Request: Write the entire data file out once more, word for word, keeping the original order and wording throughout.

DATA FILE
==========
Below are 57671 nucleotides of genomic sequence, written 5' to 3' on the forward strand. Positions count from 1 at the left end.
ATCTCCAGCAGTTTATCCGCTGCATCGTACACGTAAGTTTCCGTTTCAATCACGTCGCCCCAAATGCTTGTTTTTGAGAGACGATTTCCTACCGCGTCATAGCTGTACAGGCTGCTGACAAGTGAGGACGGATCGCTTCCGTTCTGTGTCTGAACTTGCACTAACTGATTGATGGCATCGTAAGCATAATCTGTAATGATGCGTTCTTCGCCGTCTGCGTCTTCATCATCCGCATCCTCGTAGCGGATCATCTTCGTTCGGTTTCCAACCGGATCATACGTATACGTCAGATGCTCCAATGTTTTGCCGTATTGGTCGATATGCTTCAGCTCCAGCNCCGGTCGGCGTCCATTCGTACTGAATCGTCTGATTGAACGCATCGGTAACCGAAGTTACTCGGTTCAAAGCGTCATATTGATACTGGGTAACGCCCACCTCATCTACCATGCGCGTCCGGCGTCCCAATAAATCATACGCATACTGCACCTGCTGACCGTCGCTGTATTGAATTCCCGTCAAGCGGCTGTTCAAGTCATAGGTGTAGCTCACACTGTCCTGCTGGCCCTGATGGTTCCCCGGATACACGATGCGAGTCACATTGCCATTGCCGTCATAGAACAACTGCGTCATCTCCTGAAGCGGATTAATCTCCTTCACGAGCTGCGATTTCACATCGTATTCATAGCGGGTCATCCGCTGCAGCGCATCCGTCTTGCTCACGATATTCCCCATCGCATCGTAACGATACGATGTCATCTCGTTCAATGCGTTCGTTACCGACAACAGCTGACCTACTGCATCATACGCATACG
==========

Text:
Below are 57671 nucleotides of genomic sequence, written 5' to 3' on the forward strand. Positions count from 1 at the left end.
ATCTCCAGCAGTTTATCCGCTGCATCGTACACGTAAGTTTCCGTTTCAATCACGTCGCCCCAAATGCTTGTTTTTGAGAGACGATTTCCTACCGCGTCATAGCTGTACAGGCTGCTGACAAGTGAGGACGGATCGCTTCCGTTCTGTGTCTGAACTTGCACTAACTGATTGATGGCATCGTAAGCATAATCTGTAATGATGCGTTCTTCGCCGTCTGCGTCTTCATCATCCGCATCCTCGTAGCGGATCATCTTCGTTCGGTTTCCAACCGGATCATACGTATACGTCAGATGCTCCAATGTTTTGCCGTATTGGTCGATATGCTTCAGCTCCAGCNCCGGTCGGCGTCCATTCGTACTGAATCGTCTGATTGAACGCATCGGTAACCGAAGTTACTCGGTTCAAAGCGTCATATTGATACTGGGTAACGCCCACCTCATCTACCATGCGCGTCCGGCGTCCCAATAAATCATACGCATACTGCACCTGCTGACCGTCGCTGTATTGAATTCCCGTCAAGCGGCTGTTCAAGTCATAGGTGTAGCTCACACTGTCCTGCTGGCCCTGATGGTTCCCCGGATACACGATGCGAGTCACATTGCCATTGCCGTCATAGAACAACTGCGTCATCTCCTGAAGCGGATTAATCTCCTTCACGAGCTGCGATTTCACATCGTATTCATAGCGGGTCATCCGCTGCAGCGCATCCGTCTTGCTCACGATATTCCCCATCGCATCGTAACGATACGATGTCATCTCGTTCAATGCGTTCGTTACCGACAACAGCTGACCTACTGCATCATACGCATACG